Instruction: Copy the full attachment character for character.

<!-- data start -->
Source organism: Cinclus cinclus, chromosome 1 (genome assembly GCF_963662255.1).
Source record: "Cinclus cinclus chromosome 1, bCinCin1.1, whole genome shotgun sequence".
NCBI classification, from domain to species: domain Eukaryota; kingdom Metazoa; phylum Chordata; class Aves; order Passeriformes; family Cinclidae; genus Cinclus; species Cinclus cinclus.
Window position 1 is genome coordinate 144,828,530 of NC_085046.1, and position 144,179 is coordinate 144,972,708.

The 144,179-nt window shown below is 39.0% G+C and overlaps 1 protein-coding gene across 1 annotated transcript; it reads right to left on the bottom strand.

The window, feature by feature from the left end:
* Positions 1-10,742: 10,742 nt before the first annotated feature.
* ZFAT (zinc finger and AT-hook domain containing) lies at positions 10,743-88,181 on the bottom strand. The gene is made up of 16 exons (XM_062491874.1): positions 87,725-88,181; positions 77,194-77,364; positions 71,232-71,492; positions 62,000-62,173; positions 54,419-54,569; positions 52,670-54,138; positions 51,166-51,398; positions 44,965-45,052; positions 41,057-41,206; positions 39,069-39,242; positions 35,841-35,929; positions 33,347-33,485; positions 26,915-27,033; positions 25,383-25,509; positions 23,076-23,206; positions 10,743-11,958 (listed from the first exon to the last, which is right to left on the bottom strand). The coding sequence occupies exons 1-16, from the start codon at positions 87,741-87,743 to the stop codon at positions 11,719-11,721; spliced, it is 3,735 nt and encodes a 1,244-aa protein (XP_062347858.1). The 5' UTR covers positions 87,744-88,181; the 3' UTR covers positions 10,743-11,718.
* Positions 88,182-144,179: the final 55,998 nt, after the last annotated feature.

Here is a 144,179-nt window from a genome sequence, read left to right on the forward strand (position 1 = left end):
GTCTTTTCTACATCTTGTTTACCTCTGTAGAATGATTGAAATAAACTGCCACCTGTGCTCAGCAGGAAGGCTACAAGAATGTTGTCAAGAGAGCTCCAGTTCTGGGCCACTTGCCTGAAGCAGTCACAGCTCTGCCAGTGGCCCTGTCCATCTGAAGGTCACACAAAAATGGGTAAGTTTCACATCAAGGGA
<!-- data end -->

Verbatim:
Source organism: Cinclus cinclus, chromosome 1 (genome assembly GCF_963662255.1).
Source record: "Cinclus cinclus chromosome 1, bCinCin1.1, whole genome shotgun sequence".
NCBI classification, from domain to species: domain Eukaryota; kingdom Metazoa; phylum Chordata; class Aves; order Passeriformes; family Cinclidae; genus Cinclus; species Cinclus cinclus.
Window position 1 is genome coordinate 144,828,530 of NC_085046.1, and position 144,179 is coordinate 144,972,708.

The 144,179-nt window shown below is 39.0% G+C and overlaps 1 protein-coding gene across 1 annotated transcript; it reads right to left on the bottom strand.

The window, feature by feature from the left end:
* Positions 1-10,742: 10,742 nt before the first annotated feature.
* ZFAT (zinc finger and AT-hook domain containing) lies at positions 10,743-88,181 on the bottom strand. The gene is made up of 16 exons (XM_062491874.1): positions 87,725-88,181; positions 77,194-77,364; positions 71,232-71,492; positions 62,000-62,173; positions 54,419-54,569; positions 52,670-54,138; positions 51,166-51,398; positions 44,965-45,052; positions 41,057-41,206; positions 39,069-39,242; positions 35,841-35,929; positions 33,347-33,485; positions 26,915-27,033; positions 25,383-25,509; positions 23,076-23,206; positions 10,743-11,958 (listed from the first exon to the last, which is right to left on the bottom strand). The coding sequence occupies exons 1-16, from the start codon at positions 87,741-87,743 to the stop codon at positions 11,719-11,721; spliced, it is 3,735 nt and encodes a 1,244-aa protein (XP_062347858.1). The 5' UTR covers positions 87,744-88,181; the 3' UTR covers positions 10,743-11,718.
* Positions 88,182-144,179: the final 55,998 nt, after the last annotated feature.

Here is a 144,179-nt window from a genome sequence, read left to right on the forward strand (position 1 = left end):
GTCTTTTCTACATCTTGTTTACCTCTGTAGAATGATTGAAATAAACTGCCACCTGTGCTCAGCAGGAAGGCTACAAGAATGTTGTCAAGAGAGCTCCAGTTCTGGGCCACTTGCCTGAAGCAGTCACAGCTCTGCCAGTGGCCCTGTCCATCTGAAGGTCACACAAAAATGGGTAAGTTTCACATCAAGGGA